• Project recovery rate: the projected project financial performance in terms of billable time (and fees) compared to the original budget (actual to date plus expected effort to deliver to identify potential over/under run)
  • % complete compared to % time used: the comparison of the % progress through the project compared to the % of budgeted time used on the project
  • % revenue recognized compared to % complete: the comparison of the % revenue recognized on the project compared to the % progress through the project
  • Project profitability (current and projected): the current profit margin (revenue minus costs) and projected profit margin to deliver the project
  • Effort/rate variance analysis: the analysis of project over or under-runs caused by either a variance in actual effort compared to budget, or in a variance in actual charge rates compared to target charge rates for the individual consultants on the project

Invoicing and WIP (work in progress)

  • Timesheet completion: the timeliness and accuracy of timesheet submission and approval
  • Time to bill: the time taken from the date work is done (timesheets) to the time it is billed (invoice date)
  • Debtor days: the average time it takes to receive payment of invoices from customers
  • Work in progress: the value of time worked that is yet to be billed
  • % expenses recharged: the % of project expenses incurred that have been invoiced to customers
  • Invoice schedule forecast: forecast of all invoices scheduled for live projects to the total value of the projects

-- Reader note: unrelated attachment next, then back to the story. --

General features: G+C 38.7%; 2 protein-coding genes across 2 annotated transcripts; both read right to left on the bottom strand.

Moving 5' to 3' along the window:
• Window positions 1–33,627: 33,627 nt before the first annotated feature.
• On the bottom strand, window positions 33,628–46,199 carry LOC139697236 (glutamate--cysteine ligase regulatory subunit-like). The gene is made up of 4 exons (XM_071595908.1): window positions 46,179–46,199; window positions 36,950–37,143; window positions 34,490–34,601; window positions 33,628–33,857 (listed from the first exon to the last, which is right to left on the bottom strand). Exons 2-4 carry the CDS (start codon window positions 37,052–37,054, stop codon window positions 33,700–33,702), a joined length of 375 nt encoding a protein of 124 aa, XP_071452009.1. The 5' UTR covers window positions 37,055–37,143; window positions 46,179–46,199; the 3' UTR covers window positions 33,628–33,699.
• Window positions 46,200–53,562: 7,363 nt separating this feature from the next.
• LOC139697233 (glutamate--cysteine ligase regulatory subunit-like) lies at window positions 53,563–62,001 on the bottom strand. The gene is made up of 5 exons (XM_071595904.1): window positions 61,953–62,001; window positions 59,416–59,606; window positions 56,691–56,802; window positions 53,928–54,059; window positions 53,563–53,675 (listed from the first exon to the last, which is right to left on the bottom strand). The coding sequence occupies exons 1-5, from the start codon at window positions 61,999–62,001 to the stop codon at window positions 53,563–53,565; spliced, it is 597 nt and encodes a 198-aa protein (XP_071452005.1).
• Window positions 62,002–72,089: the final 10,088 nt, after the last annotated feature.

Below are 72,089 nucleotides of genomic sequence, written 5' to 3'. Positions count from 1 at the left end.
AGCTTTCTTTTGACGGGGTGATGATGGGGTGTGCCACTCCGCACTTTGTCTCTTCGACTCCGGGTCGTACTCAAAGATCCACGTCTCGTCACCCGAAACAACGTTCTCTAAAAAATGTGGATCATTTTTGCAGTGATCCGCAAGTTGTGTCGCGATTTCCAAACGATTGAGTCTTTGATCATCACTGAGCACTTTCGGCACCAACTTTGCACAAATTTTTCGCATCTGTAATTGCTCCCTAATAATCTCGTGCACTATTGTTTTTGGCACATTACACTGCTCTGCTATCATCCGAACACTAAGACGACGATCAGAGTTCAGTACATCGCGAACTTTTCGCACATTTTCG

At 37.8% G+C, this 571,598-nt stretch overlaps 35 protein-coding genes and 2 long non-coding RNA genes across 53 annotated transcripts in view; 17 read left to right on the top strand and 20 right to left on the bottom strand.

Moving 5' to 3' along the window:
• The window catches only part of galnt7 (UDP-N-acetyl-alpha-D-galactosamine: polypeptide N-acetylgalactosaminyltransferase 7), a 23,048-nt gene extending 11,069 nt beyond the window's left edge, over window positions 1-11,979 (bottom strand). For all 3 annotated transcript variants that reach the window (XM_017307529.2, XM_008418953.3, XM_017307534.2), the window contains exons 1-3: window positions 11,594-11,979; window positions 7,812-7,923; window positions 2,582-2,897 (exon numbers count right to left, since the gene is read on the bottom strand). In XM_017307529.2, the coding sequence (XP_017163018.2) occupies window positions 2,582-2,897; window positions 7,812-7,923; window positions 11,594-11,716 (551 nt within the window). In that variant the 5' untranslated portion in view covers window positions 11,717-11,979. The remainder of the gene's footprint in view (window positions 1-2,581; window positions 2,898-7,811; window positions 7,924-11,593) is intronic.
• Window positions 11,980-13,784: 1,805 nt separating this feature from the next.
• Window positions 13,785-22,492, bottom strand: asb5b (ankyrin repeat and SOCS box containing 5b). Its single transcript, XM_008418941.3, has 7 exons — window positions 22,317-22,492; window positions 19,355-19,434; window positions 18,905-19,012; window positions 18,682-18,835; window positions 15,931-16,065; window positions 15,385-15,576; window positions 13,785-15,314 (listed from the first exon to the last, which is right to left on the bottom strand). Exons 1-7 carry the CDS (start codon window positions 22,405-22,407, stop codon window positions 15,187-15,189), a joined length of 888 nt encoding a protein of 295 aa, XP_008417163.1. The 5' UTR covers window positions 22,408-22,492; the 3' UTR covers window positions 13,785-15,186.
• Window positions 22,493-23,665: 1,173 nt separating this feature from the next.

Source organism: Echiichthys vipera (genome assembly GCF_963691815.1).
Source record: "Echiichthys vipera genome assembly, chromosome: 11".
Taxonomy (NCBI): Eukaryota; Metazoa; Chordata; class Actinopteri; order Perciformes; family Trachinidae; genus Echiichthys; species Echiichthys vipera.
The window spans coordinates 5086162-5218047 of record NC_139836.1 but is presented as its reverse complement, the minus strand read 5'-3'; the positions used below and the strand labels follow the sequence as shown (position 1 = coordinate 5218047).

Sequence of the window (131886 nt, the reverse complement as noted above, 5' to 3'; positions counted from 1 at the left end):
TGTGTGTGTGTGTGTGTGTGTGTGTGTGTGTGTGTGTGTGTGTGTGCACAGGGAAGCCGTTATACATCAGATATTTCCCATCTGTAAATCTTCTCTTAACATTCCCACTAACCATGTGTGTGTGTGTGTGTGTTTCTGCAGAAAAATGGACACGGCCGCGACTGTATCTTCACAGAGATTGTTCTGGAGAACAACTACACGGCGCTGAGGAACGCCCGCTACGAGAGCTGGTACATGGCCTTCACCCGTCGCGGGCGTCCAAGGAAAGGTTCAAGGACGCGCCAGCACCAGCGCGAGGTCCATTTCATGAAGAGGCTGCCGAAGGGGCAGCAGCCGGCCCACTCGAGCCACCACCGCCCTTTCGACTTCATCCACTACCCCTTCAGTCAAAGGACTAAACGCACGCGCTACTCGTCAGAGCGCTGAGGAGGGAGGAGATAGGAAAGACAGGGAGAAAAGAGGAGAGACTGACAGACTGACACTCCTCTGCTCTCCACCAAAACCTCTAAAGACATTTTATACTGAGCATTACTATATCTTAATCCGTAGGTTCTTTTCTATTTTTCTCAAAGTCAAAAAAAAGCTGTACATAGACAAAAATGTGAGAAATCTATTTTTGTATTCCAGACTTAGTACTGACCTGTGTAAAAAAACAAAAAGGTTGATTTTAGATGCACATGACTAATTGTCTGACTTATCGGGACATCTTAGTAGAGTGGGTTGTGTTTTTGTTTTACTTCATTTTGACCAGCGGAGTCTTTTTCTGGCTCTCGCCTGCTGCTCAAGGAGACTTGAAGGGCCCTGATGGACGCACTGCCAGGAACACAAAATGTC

People and resourcing

  • Chargeable utilization: the % of consultant available time worked that is chargeable to customer engagements
  • Productive utilization: the % of consultant available time worked that is chargeable to customer engagements and/or spent on value generating activities (e.g. sales and marketing, IP development)
  • Available capacity v forecast demand: the total time consultant available compared to estimated demand (forward order book plus weighted sales pipeline)
  • Planned v actual analysis: a respective comparison of chargeable time that was forecast to be delivered against actual approved timesheets

Final thoughts

Hopefully, you now have a deeper understanding of the areas in which PSA software can truly positively impact your consulting firm. With this framework to hand, you’ll be able to measure every key metric of your core operational processes.

In my next series of blogs, we'll be stepping through each area in more detail to explain how and why these measures are important in understanding the underlying performance of the business, and what you can do to continue to improve if you’re under-performing.  

Sign up to the Consulting Digest (on the right-hand side of this blog—or below if you’re on mobile) for new updates!

About the author

Fraser Moore, Head of Consulting at CMap, has over 30 years' experience as a business leader in the consulting sector and is passionate about building successful, sustainable, and caring consulting organizations. Having implemented CMap at several businesses in the past 15 years, Fraser strives to help businesses achieve operational success and achieve strategic ambitions. Read more about Fraser's journey here.